"There is nothing wrong with your television set.
Do not attempt to adjust the picture. We are controlling the casting.
If we wish to use prettier actors, we will hire prettier actors.
If we wish to underestimate the radio producer,
we will hire one from the movies.
We can reduce the reality to a soft inoffensive blur.
We will control the horizontal and make Miss Kitty vertical.
Warren will create an idiotic Boot Hill intro.
Peckinpah will dumb down Meston's radio scripts.
For the next half-hour, sit quietly and we will control
all that you see and hear. You are about to experience the tv version of..."
Yes, the Outer Limits control voice as it was done by Vic Perrin
is a good way to imagine the tv-set minds of the CBS executive collective
who ruled out any possibility of the radio cast contending for the tv roles,
and gave Norman Macdonnell an underwhelming vote of confidence.
It was not, however, a complete massacre. The radio 'guest stars,'
who appeared almost as much as the radio regulars to the point
where they might as well have been called regulars also,
did make it to the tv show a respectable number of times.
At the same time, it allowed these most consummate of prairie shape-shifters
to keep their freedom and appear in other shows.
Among the male actors, John Dehner was in tv Gunsmoke 9 times,
Lawrence Dobkin 3, Harry Bartell 7, Sam Edwards 6;
Vic Perrin 5 times, in No Handcuffs, What the Whiskey Drummer Heard,
Bless Me Till I Die, The Promoter, and Now That April's Here.
Like a few others, Vic Perrin was as much a part
of Jack Webb's precinct as he was of Macdonnell's stable.
As a matter of fact, Dragnet is the show to watch
if you want to see as many of radio Gunsmoke's cast acting together.
The best office party takes place in the theatrical movie Dragnet (1954),
the cast of which could have been the usual suspects in either
a Gunsmoke or Dragnet episode, only more than usual.
Present for questioning are Perrin, Virginia Gregg, Harry Bartell,
Virginia Christine, Stacy Harris, Herb Ellis, and Herb Vigran.
Most precious of all, Georgia Ellis makes one of her all-too-few
appearances on film.
Even Dennis Weaver wanders in for a limp performance,
this time unintended. It should be noted that no one quite comes out alive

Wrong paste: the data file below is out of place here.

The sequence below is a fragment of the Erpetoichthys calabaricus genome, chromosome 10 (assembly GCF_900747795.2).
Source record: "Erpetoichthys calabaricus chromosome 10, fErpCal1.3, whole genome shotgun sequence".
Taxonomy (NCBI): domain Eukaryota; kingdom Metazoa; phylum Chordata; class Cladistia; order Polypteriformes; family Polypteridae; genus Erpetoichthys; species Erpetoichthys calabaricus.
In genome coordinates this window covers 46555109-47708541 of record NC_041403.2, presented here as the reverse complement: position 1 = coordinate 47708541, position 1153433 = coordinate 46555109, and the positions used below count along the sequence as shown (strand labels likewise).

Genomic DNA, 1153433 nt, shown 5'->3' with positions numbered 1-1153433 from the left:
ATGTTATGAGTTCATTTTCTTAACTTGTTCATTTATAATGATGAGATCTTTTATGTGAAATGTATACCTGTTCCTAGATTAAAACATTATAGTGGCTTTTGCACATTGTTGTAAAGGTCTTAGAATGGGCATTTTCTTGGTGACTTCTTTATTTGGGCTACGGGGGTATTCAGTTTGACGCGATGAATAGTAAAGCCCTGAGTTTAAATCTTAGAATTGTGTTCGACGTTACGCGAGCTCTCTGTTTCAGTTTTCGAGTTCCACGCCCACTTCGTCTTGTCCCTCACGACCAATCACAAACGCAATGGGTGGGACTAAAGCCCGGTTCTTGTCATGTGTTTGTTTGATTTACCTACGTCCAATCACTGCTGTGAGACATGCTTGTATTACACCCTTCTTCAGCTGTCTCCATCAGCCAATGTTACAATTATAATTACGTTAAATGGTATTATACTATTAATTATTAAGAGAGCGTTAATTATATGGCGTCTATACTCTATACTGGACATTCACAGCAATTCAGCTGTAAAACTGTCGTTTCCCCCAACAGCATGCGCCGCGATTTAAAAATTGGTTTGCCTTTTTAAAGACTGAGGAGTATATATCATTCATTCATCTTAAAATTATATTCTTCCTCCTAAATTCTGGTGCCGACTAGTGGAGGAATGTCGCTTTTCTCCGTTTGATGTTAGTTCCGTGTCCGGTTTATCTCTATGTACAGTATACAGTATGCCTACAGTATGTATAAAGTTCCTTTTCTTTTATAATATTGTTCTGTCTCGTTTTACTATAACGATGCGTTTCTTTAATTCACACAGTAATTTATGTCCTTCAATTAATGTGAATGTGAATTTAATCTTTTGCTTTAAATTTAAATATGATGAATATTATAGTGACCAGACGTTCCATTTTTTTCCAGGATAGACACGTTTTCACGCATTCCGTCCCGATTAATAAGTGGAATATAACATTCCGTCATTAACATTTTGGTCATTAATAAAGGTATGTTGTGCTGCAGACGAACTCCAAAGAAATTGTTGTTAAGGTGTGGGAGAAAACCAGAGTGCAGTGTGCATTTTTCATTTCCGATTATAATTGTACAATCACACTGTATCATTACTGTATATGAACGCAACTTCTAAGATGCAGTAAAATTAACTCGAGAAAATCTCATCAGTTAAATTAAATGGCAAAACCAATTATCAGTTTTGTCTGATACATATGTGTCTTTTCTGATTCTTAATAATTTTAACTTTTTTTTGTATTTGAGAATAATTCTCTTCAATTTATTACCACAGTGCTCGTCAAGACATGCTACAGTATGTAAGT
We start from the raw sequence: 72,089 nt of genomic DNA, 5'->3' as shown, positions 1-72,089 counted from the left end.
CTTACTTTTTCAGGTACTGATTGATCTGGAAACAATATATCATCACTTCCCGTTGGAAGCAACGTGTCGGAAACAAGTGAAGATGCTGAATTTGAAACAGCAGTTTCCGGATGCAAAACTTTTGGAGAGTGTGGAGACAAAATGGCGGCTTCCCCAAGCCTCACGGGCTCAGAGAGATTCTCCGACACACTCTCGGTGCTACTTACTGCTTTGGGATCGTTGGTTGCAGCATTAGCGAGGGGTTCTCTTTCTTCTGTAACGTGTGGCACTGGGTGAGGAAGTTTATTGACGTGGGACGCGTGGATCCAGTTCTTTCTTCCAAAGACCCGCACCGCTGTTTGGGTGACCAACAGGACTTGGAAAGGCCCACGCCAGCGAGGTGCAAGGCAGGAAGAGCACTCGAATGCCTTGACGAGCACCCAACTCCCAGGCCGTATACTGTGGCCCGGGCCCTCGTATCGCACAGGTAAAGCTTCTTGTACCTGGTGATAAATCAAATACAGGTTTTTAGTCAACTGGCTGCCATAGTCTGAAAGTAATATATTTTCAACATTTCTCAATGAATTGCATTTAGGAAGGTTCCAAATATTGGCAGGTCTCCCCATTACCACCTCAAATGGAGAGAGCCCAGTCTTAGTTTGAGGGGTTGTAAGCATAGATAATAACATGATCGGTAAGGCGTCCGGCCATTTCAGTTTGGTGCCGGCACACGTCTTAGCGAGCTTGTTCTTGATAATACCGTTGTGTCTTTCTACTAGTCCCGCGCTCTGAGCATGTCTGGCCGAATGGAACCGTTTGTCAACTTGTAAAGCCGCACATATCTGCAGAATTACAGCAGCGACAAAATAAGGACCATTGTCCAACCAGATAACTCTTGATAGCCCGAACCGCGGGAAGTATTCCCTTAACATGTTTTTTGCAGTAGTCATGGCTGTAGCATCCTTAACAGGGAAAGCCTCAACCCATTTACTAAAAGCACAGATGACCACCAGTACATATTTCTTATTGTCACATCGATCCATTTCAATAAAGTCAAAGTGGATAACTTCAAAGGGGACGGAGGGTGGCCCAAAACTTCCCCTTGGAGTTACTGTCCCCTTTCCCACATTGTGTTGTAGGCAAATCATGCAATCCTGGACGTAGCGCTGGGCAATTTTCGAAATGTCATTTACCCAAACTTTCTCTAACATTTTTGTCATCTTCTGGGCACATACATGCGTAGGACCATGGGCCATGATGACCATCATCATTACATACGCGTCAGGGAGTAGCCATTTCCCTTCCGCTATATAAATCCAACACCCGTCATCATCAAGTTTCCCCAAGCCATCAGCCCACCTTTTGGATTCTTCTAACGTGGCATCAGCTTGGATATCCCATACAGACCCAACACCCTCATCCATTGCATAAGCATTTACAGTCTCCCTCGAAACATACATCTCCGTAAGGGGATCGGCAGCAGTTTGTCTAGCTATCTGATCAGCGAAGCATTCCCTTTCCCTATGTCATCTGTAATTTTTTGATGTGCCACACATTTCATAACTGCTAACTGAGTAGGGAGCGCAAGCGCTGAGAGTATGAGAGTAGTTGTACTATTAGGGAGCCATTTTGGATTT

of any Dragnet episode. Jack Webb was relentlessly efficient in presenting
his unique vision of the world--a Los Angeles populated by deadly dweebs,
bongo drum-wielding nerds who think they're hip, man,
and wise, world-weary, sad sack-faced cops who are all too aware
that most citizens are all too ignorant to appreciate
the heroism and self-sacrificing nature of fascist cops.
Indeed, it was a testament to the excellence of any actor
if s/he could survive a Dragnet episode without looking eared & whiskered
and about to launch into a tuneful rendition of M-i-c-k-e-y-M-o-u-s-e.
(Poor Richard Boone looks like a Shakespearean actor whose agent
has cast him in a Pauly Shore movie, and quietly makes the best of it.)
In the Dragnet movie, Jack Webb casts Vic Perrin as a deputy DA,
and overloads him with lengthy lines uncharacteristic of a show
legendary for its monophraseologicalistic style.
In a rare moment in his career, Perrin stumbles over his lines,
like a horse dazed by the fluorescents of the municipal buildings of L.A.
Watch also as Jack Webb giveth Virginia Gregg a great acting moment,
then watch Jack taketh it away: as the grieving wife of a minor mobster
who has just been murdered, Gregg does a superb job
gaining our sympathy; but as though perfect were not enough,
Webb has to punctuate how pitiful she is
by having her get up and reveal that she is... also a cripple.
Alas, Jack Webb's idea of subtle drama was to flog a dead horse
after hitting it full force on the forehead with a mallet
and shelling it with cannon for three days.
August 20, 2005
Copyright © 2006-2013 E. A. Villafranca, Jr.
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